The initial mining charter, adopted in 2002 and brought into force in 2004, required mining companies to transfer 26% of their equity or assets to BEE partners by 2014. Deals were to be done at "fair market value" and "the continuing consequences of all previous deals" had to be taken into account.

In 2010, however, the mining charter was revised substantially. BEE deals now had to include employee and community stakes, even though most transactions lacked this beneficiary mix. The "continuing consequences" principle was also limited to deals done before 2002.

Despite the industry’s objections, the department has already used these revised rules, applied retrospectively, to claim that only 20% of mining companies had met their BEE ownership requirements by December 2014. Those in breach of their charter obligations could have their mining rights cancelled, the department warned.

Now the government is stepping up the ownership target even further under the "reviewed" draft mining charter it unveiled in April 2016 and plans to finalise in October. Under this draft, mining companies must have 26% BEE ownership for every mining right. They must also keep BEE ownership at this level for up to 30 years, even if empowerment partners sell out.

Having to do ever more ownership deals in this way will be enormously costly. It will damage confidence, inhibit mine development, and dilute the shareholdings of existing investors. In addition, if the MPRDA amendment bill of 2013 is enacted in its current form, it will automatically bring into operation a 2009 code of good practice (not yet in force) that in effect requires all BEE deals in mining to be debt-free within two years.

This bill could also be enacted in the near future, as the portfolio committee on mineral resources recently rejected President Jacob Zuma’s concerns about its unconstitutionality. This could leave the president with little choice but to sign it into law.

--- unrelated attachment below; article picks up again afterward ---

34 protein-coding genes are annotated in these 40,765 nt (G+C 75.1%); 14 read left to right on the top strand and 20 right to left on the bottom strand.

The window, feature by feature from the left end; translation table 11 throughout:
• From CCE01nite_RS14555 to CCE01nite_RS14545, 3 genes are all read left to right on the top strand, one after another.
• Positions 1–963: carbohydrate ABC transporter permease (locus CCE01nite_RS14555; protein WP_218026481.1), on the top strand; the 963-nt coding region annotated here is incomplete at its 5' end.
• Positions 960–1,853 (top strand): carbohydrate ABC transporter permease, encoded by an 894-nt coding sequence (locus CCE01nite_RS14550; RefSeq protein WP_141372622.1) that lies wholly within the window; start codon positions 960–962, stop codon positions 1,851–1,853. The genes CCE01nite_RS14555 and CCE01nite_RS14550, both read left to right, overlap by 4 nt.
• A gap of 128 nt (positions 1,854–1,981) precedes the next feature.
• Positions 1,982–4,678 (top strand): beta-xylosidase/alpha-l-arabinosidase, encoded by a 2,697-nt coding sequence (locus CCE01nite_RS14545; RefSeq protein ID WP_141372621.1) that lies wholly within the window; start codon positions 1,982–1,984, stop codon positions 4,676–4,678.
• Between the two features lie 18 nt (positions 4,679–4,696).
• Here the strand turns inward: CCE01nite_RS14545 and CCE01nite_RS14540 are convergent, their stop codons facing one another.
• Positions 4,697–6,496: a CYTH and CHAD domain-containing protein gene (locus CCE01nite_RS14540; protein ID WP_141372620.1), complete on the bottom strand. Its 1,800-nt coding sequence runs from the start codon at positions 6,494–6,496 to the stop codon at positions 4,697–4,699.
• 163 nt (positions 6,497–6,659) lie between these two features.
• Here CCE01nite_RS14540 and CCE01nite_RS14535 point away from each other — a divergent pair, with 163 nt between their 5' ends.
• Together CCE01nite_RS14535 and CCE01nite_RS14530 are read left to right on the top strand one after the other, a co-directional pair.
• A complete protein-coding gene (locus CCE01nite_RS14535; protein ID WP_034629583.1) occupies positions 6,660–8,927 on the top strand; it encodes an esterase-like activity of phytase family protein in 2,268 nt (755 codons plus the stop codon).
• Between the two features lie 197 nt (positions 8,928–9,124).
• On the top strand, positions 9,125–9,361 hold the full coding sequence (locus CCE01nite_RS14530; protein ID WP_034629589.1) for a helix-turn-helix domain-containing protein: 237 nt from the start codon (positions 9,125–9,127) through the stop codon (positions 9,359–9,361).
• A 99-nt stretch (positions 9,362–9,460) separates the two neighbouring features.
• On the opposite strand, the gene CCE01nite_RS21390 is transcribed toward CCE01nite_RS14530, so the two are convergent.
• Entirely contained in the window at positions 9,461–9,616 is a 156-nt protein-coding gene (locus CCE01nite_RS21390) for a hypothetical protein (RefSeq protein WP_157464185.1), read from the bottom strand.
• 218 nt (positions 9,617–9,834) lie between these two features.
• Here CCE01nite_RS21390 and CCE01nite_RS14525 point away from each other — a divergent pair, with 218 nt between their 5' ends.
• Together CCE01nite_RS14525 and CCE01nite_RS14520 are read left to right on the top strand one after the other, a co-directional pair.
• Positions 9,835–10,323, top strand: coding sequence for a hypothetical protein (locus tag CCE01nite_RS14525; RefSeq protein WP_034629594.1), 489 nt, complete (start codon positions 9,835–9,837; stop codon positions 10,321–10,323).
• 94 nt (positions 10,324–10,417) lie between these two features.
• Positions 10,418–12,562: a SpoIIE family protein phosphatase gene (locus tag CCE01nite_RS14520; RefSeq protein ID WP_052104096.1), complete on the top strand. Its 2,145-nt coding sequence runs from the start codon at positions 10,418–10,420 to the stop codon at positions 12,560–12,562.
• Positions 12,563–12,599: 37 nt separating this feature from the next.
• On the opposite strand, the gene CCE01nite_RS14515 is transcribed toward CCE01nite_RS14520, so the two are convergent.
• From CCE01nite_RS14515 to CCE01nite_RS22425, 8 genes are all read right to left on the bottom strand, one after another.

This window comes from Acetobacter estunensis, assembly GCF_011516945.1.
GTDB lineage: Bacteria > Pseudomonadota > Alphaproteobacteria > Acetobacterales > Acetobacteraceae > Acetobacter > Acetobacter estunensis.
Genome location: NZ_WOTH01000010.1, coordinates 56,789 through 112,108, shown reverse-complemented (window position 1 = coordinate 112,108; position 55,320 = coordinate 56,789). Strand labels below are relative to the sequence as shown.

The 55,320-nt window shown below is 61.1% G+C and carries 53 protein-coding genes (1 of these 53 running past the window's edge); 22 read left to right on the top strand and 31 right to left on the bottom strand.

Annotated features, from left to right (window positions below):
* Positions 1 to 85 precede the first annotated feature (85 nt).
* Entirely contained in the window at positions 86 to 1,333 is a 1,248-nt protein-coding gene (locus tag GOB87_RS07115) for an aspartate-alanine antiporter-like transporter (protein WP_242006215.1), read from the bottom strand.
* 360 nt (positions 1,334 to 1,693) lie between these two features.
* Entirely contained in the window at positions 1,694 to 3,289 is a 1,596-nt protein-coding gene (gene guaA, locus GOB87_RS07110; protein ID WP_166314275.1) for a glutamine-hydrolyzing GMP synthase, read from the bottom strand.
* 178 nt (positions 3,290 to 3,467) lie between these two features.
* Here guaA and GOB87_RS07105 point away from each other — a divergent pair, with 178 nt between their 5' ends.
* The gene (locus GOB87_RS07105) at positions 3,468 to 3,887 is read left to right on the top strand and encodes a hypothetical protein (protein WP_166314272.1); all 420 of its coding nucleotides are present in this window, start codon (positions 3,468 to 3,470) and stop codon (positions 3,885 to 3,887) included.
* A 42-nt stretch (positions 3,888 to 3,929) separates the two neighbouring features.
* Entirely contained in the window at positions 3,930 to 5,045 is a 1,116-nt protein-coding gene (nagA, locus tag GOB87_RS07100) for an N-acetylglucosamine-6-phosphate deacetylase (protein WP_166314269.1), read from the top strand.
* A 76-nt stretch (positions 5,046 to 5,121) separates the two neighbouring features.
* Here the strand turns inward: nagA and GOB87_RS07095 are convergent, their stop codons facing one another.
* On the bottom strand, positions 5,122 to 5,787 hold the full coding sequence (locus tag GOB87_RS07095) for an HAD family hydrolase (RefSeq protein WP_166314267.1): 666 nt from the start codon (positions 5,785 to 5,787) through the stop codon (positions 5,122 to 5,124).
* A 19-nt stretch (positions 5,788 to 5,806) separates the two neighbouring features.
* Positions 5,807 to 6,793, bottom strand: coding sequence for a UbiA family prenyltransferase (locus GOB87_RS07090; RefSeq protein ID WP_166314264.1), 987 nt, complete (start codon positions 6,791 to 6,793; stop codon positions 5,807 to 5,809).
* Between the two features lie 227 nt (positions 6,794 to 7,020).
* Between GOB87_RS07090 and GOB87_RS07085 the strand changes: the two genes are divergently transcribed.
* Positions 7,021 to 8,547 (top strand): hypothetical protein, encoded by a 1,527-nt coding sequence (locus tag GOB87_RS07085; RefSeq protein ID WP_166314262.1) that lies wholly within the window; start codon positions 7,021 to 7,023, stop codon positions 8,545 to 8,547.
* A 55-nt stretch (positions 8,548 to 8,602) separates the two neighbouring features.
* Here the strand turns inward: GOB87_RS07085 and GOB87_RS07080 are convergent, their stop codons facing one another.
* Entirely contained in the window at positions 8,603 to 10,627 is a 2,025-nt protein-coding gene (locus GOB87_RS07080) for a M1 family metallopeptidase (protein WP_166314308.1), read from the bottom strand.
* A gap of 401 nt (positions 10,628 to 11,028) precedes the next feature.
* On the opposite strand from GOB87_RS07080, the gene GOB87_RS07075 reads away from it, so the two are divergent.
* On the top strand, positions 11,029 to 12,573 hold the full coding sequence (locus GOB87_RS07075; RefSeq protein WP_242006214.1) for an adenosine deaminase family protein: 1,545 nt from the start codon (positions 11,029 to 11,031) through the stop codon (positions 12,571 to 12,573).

Under the draft mining charter any failure to maintain 100% score on the ownership element will be punishable by the cancellation of the relevant mining rights. Alternatively, mining companies could be compelled to transfer such rights to the state mining company, as the 2016 bill seems to envisage.

As far back as 2012, the National Development Plan (NDP), still supposedly the government’s over-arching policy blueprint, called for major reforms to the MPRDA to take it into line with international best practice. Thus far, however, every shift in mining policy has taken SA in the opposite direction.

If the government were willing to reform its mining law as the NDP advises, it need look no further than its Botswana neighbour, which one mining investor has described as the "jurisdiction other African countries should strive to copy". Botswana has never threatened mine nationalisation. Its rules on the granting and cancellation of mining rights are reasonable, certain and stable. It does not insist on onerous BEE or socioeconomic obligations, instead recognising that mining investment in itself brings major economic benefits.

If SA is to make the most of its mineral wealth, it should reject mine nationalisation, follow the NDP’s advice and make its mining law — like the Mines and Minerals Act in Botswana — "predictable, competitive and stable".

Dr Jeffery is head of policy research at the Institute of Race Relations, She is author of "Back to the drawing board on mining law", a policy paper published by the IRR this week.

Read the article on Business Day here.